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Ricky Romero Rumors
10:20am: Romero and the Giants have indeed agreed to a Minor League contract, reports Jon Heyman of CBS Sports (via Twitter).
MAY 11, 7:09am: The Giants and Romero are making progress on a deal and could have something finalized as soon as today, reports Ben Nicholson-Smith of Sportsnet (via Twitter). Romero would report to extended Spring Training with the Giants upon completion of the deal.
MAY 10: The Giants are close to signing former Blue Jays starting pitcher Ricky Romero, Bob Elliott of the Toronto Sun tweets. The deal will, presumably, be of the minor-league variety. The Jays released the 30-year-old lefty last month. Romero is a client of the Legacy Agency.
Romero appeared to be blossoming into one of the game’s better young starters in 2011, when he posted a 2.92 ERA in 225 innings with Toronto. He struggled the following season, though, leading the American League in walks, then had elbow surgery and never returned to his previous form. He last appeared in the bigs in 2013. Lately, he’s battled knee injuries, and Jays GM Alex Anthopoulos said his team decided to release Romero because they didn’t think he would recover in time to contribute this year. The Jays are on the hook for the remainder of Romero’s $7.5MM 2015 salary, plus a $600K buyout.
Yankees right-hander Andrew Bailey‘s road to recovery has again been slowed by a setback, reports Chad Jennings of the Journal News. GM Brian Cashman tells Jennings that Bailey underwent an MRI that has revealed a shoulder strain, and the former A’s closer will be shut down for the time being with no clear timetable for a return. Bailey tossed just 44 innings over the 2012-13 seasons with the Red Sox after being acquired in a trade that sent Josh Reddick to Oakland, and he’s signed Minor League deals with the Yankees in each of the past two offseasons.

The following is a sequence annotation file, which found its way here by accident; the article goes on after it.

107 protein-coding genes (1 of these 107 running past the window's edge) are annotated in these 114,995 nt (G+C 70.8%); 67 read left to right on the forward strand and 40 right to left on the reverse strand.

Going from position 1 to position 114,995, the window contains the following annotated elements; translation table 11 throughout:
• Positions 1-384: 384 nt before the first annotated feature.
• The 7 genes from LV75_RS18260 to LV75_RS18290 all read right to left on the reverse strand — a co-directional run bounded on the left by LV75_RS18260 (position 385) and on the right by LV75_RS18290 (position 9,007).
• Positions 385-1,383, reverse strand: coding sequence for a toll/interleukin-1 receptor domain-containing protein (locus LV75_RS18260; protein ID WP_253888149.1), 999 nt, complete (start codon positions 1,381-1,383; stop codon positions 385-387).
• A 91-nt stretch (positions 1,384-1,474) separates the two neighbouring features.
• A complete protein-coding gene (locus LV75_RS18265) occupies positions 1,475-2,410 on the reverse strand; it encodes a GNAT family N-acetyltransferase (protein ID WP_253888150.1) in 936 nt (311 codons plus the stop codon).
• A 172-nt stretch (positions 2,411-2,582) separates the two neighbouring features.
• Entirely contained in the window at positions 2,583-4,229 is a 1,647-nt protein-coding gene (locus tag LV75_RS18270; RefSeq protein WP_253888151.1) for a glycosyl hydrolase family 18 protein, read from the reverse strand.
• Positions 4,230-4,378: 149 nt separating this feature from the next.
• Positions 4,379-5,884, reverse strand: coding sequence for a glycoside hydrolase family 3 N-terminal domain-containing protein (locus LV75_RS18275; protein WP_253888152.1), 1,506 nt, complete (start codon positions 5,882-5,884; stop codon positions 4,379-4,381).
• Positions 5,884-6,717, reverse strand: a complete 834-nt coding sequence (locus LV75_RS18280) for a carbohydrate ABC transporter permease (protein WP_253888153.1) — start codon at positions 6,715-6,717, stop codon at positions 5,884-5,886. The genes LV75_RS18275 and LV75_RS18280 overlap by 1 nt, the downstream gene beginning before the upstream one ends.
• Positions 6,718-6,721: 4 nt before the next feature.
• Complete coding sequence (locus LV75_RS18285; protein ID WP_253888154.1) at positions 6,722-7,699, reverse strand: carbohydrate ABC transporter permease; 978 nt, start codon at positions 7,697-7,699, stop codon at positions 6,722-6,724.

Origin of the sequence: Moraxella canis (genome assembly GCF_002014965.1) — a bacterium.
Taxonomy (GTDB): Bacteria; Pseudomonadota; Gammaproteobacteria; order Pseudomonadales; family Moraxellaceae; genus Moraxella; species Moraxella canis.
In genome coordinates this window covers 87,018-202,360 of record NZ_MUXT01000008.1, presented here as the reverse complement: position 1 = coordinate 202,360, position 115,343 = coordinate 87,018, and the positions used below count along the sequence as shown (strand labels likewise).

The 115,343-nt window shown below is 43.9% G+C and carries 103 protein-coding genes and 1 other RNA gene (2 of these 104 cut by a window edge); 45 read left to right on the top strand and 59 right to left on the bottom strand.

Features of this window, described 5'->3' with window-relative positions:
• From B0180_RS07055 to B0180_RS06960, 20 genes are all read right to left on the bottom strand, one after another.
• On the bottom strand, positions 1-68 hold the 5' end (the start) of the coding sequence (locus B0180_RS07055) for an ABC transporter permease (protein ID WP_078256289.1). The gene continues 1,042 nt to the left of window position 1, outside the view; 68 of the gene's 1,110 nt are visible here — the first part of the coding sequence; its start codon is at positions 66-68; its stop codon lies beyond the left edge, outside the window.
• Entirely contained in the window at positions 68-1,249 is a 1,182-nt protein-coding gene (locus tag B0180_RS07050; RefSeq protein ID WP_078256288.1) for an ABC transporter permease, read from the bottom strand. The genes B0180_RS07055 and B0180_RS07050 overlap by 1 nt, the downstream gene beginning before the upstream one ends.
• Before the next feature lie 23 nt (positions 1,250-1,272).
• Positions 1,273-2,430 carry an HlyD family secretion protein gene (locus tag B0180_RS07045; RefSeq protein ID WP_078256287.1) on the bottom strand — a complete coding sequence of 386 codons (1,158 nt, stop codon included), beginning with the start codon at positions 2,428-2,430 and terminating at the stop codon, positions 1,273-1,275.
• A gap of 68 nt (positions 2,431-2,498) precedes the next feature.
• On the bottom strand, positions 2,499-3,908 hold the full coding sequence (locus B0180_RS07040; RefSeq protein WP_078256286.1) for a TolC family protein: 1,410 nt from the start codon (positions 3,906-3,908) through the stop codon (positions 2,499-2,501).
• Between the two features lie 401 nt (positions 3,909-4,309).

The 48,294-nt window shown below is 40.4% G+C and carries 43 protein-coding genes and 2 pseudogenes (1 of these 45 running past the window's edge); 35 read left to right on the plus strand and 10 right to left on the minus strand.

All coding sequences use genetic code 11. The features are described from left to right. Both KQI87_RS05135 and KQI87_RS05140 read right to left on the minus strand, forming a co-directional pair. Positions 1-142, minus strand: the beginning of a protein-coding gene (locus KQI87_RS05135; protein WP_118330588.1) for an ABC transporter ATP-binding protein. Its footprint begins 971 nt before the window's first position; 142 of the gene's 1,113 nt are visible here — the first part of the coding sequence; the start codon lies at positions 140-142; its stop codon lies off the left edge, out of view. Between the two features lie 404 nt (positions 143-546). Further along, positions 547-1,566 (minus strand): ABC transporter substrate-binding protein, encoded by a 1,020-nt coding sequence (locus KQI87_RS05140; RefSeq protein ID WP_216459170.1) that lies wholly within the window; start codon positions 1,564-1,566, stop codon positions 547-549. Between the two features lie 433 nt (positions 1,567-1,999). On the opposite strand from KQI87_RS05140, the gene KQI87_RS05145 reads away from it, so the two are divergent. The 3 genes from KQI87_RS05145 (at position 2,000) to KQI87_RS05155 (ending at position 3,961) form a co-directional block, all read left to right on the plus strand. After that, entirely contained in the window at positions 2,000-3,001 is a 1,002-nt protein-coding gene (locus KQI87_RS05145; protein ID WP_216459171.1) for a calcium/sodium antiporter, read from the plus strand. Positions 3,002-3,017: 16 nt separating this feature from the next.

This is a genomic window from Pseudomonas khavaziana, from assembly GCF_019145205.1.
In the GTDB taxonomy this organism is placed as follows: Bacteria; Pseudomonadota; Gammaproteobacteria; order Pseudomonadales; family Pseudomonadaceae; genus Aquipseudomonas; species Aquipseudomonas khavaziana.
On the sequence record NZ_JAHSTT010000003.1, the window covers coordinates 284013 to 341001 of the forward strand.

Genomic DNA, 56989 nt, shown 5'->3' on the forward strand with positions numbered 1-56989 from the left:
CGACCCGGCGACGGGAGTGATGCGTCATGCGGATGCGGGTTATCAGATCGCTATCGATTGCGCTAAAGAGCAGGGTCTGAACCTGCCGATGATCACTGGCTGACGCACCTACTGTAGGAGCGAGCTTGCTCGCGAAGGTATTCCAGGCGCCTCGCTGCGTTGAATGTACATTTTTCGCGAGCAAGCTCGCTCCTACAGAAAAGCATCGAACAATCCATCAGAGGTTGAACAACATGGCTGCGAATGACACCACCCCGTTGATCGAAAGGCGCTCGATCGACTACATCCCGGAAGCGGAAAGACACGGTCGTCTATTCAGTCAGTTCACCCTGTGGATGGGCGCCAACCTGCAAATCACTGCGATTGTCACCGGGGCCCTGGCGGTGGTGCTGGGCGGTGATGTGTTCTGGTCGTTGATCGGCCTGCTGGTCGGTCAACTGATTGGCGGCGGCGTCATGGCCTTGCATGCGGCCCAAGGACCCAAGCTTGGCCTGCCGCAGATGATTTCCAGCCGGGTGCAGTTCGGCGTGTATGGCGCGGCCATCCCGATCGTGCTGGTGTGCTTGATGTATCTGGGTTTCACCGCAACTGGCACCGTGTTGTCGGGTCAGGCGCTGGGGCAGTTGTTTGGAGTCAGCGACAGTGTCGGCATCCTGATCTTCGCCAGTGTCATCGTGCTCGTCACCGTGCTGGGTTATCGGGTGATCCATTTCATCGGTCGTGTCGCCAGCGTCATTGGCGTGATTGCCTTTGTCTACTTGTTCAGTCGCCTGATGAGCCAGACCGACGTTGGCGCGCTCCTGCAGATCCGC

Here’s more from the AL East…
- The Red Sox have struggled tremendously in terms of starting pitching, but those hoping for a quick fix might instead need to be more patient, because the Sox themselves are typically patient with this type of problem, writes the Boston Globe’s Alex Speier. Speier looks at recent slow starts and poor stretches for a number of Sox hurlers in the Ben Cherington era, noting that more often than not, starters are given the opportunity to work out of slumps rather than replaced after limited struggles. Examples listed by Speier include Clay Buchholz in early 2012, Daniel Bard in 2012 and Felix Doubront in early 2013. Speier also notes that even amidst rotation in 2013, Allen Wesbter, arguably the team’s most MLB-ready prospect, made 10 starts at Triple-A while the big league group tried to sort things out.
- Fangraphs’ Craig Edwards also tackles the Red Sox rotation, noting that the starting mix is filled with pitchers whose FIP is significantly better than their actual ERAs. Edwards looks at teams whose rotations have endured similar struggles stranding runners in the month of April over the past five seasons, noting that each has demonstrated marked improvement moving forward.
- Ricky Romero was surprised to be released by the Blue Jays after a positive meeting with manager John Gibbons and pitching coach Pete Walker late in Spring Training, writes David Singh of Sportsnet. “(They) let me know they were still thinking of me and still believe in me,” said Romero. “They told me ‘Make sure you take your time’ and we think it’s going to be a great story the day you come back up and help us.” Romero said that while he was uplifted by that conversation, he understands that it’s a business decision for Toronto. GM Alex Anthopoulos recently explained that Romero was cut loose after the team realized that he wouldn’t be recovered from a pair of knee surgeries by the end of the season.